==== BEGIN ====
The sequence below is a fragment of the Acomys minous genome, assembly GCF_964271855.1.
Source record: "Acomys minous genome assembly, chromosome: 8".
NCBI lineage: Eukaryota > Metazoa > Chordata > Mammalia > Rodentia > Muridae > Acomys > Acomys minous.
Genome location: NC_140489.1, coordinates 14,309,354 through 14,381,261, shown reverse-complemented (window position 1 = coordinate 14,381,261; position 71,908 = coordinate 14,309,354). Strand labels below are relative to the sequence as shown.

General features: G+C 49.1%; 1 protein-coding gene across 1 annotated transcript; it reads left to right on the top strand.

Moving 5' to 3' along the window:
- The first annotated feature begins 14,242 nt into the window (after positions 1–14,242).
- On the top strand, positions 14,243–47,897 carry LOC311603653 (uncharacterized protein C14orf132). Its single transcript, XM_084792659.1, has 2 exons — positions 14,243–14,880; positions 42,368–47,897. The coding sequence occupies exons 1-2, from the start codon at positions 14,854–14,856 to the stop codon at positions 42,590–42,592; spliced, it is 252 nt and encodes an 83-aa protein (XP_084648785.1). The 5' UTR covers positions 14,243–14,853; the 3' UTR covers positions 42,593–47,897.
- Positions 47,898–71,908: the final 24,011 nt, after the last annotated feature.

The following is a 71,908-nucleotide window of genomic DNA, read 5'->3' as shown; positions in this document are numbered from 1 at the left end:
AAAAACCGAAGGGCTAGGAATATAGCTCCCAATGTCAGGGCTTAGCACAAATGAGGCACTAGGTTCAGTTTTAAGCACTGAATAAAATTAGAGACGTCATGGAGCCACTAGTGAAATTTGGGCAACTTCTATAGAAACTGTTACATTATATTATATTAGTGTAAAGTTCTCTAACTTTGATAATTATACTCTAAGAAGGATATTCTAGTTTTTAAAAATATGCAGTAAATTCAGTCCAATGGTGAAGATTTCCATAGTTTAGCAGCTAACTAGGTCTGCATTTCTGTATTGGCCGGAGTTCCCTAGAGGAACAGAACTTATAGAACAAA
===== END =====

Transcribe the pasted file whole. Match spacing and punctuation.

The sequence below is a fragment of the Acomys minous genome, assembly GCF_964271855.1.
Source record: "Acomys minous genome assembly, chromosome: 8".
NCBI lineage: Eukaryota > Metazoa > Chordata > Mammalia > Rodentia > Muridae > Acomys > Acomys minous.
Genome location: NC_140489.1, coordinates 14,309,354 through 14,381,261, shown reverse-complemented (window position 1 = coordinate 14,381,261; position 71,908 = coordinate 14,309,354). Strand labels below are relative to the sequence as shown.

General features: G+C 49.1%; 1 protein-coding gene across 1 annotated transcript; it reads left to right on the top strand.

Moving 5' to 3' along the window:
- The first annotated feature begins 14,242 nt into the window (after positions 1–14,242).
- On the top strand, positions 14,243–47,897 carry LOC311603653 (uncharacterized protein C14orf132). Its single transcript, XM_084792659.1, has 2 exons — positions 14,243–14,880; positions 42,368–47,897. The coding sequence occupies exons 1-2, from the start codon at positions 14,854–14,856 to the stop codon at positions 42,590–42,592; spliced, it is 252 nt and encodes an 83-aa protein (XP_084648785.1). The 5' UTR covers positions 14,243–14,853; the 3' UTR covers positions 42,593–47,897.
- Positions 47,898–71,908: the final 24,011 nt, after the last annotated feature.

The following is a 71,908-nucleotide window of genomic DNA, read 5'->3' as shown; positions in this document are numbered from 1 at the left end:
AAAAACCGAAGGGCTAGGAATATAGCTCCCAATGTCAGGGCTTAGCACAAATGAGGCACTAGGTTCAGTTTTAAGCACTGAATAAAATTAGAGACGTCATGGAGCCACTAGTGAAATTTGGGCAACTTCTATAGAAACTGTTACATTATATTATATTAGTGTAAAGTTCTCTAACTTTGATAATTATACTCTAAGAAGGATATTCTAGTTTTTAAAAATATGCAGTAAATTCAGTCCAATGGTGAAGATTTCCATAGTTTAGCAGCTAACTAGGTCTGCATTTCTGTATTGGCCGGAGTTCCCTAGAGGAACAGAACTTATAGAACAAA